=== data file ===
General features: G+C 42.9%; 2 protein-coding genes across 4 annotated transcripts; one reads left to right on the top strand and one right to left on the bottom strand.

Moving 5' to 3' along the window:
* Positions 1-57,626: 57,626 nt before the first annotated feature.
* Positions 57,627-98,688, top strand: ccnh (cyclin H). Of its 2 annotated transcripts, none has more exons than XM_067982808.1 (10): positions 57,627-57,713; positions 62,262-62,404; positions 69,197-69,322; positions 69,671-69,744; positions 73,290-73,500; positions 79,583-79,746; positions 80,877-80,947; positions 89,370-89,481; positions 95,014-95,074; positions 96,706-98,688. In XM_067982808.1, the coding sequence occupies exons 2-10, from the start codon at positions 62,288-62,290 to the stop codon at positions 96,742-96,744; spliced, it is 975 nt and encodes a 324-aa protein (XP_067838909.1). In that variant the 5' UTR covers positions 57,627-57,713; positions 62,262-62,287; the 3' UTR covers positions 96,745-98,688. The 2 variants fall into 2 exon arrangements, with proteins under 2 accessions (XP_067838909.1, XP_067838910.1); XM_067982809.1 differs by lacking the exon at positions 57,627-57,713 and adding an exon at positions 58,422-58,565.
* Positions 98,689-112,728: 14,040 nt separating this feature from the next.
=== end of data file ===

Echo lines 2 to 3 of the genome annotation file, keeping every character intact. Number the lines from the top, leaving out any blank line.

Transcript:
Moving 5' to 3' along the window:
* Positions 1-57,626: 57,626 nt before the first annotated feature.